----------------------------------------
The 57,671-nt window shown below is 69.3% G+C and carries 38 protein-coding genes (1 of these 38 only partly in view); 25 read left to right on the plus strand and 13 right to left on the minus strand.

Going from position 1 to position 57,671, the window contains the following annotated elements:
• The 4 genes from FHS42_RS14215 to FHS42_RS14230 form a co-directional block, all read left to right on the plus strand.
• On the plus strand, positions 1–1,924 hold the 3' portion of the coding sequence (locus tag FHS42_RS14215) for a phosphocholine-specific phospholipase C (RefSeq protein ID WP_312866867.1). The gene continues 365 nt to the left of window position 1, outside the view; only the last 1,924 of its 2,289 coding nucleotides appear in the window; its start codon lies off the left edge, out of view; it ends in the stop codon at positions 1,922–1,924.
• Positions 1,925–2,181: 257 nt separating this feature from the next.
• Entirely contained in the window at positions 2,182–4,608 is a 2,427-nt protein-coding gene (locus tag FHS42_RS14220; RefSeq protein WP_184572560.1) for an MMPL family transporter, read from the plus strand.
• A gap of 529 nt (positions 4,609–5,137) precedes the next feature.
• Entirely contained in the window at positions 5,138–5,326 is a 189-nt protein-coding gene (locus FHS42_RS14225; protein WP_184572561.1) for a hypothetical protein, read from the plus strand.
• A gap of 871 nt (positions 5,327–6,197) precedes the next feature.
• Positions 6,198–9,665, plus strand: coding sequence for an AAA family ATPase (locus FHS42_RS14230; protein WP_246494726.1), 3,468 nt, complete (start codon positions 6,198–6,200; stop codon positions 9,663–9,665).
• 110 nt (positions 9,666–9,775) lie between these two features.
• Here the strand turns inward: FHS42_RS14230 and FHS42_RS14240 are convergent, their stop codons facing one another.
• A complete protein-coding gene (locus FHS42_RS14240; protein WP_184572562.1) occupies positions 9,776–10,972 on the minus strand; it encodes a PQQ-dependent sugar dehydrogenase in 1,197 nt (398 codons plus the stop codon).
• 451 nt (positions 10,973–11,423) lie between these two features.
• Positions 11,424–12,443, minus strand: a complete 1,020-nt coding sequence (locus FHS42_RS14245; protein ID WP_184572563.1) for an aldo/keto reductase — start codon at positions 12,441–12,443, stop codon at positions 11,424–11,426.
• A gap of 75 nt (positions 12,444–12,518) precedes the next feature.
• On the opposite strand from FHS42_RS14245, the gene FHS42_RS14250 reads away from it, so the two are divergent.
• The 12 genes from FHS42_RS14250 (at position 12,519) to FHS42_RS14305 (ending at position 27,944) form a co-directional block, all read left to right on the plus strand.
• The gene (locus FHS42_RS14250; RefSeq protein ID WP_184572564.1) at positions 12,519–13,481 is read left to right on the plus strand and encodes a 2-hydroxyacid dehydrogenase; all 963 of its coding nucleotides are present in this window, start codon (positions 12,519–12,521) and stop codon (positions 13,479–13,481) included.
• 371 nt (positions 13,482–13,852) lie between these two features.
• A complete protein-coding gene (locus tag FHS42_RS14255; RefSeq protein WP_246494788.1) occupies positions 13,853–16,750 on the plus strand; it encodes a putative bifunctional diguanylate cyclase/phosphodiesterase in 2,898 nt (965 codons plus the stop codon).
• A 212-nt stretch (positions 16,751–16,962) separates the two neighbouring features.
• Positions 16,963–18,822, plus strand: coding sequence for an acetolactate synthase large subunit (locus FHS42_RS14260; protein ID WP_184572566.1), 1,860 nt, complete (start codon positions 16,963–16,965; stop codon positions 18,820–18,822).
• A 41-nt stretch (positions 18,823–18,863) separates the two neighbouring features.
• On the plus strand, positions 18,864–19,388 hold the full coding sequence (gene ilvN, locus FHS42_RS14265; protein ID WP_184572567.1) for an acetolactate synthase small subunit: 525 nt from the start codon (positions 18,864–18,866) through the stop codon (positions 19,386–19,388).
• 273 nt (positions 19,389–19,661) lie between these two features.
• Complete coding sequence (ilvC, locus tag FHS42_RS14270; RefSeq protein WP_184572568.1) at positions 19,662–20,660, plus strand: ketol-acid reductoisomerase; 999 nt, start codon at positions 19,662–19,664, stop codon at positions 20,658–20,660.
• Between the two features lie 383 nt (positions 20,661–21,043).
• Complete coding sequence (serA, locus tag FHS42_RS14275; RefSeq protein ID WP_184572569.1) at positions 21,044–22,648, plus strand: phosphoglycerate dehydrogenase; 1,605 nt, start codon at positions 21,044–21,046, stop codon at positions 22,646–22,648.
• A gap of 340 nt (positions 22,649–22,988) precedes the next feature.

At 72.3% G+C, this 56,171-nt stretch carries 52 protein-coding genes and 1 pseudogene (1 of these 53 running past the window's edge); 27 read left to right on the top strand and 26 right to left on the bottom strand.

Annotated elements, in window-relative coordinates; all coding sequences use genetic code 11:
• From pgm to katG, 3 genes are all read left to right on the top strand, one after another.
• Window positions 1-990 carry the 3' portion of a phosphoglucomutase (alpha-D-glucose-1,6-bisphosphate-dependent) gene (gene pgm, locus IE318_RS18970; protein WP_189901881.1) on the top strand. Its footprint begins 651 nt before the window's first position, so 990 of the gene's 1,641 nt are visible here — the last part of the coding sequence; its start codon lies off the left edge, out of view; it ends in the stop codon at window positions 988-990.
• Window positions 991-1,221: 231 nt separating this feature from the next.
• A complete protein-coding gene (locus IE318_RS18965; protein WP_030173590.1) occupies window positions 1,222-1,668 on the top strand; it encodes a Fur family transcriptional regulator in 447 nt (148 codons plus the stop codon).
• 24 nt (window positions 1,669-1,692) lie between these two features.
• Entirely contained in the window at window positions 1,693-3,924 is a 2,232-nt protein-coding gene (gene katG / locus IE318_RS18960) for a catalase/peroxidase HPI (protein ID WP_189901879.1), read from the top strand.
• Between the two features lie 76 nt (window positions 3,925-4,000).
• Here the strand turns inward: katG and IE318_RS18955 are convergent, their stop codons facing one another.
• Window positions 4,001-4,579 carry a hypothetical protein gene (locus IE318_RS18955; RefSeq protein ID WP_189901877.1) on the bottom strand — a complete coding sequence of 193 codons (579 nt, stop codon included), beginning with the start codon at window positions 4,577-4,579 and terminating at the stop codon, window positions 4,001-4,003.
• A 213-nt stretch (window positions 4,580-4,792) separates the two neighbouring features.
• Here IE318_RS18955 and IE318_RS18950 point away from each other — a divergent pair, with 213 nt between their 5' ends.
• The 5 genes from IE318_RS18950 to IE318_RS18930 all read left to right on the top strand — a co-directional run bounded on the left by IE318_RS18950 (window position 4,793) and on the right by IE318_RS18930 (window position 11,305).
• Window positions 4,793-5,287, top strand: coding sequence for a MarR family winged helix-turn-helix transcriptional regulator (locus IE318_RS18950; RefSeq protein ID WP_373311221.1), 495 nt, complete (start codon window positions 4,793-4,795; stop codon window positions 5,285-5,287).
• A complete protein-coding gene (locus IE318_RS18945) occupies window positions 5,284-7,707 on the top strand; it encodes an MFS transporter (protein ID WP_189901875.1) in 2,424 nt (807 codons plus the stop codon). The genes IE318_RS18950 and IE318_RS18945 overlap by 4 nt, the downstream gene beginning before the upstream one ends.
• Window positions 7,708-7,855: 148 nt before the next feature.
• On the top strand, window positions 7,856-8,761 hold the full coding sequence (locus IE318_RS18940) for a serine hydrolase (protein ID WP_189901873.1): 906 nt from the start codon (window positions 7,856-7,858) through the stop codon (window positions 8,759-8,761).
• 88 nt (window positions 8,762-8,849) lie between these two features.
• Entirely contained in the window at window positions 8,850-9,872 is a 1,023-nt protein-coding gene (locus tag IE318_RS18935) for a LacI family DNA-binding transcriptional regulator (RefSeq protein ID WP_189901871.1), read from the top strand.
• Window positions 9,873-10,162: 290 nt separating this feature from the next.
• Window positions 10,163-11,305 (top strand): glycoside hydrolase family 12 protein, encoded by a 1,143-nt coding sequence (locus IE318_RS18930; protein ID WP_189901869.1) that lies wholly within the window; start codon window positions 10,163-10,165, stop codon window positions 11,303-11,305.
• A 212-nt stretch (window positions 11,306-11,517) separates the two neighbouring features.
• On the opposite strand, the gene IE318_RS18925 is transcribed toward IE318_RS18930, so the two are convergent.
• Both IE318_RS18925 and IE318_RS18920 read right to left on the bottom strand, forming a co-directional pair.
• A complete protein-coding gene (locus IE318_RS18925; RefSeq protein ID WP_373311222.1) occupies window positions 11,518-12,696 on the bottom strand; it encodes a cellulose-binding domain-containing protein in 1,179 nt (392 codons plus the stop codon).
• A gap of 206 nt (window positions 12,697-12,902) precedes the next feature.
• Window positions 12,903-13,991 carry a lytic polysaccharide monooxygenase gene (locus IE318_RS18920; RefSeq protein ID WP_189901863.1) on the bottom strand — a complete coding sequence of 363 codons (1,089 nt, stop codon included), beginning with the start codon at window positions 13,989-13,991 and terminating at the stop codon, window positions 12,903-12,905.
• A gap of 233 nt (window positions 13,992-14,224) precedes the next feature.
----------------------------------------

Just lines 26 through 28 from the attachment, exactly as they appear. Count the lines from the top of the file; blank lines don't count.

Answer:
• 273 nt (positions 19,389–19,661) lie between these two features.
• Complete coding sequence (ilvC, locus tag FHS42_RS14270; RefSeq protein WP_184572568.1) at positions 19,662–20,660, plus strand: ketol-acid reductoisomerase; 999 nt, start codon at positions 19,662–19,664, stop codon at positions 20,658–20,660.
• Between the two features lie 383 nt (positions 20,661–21,043).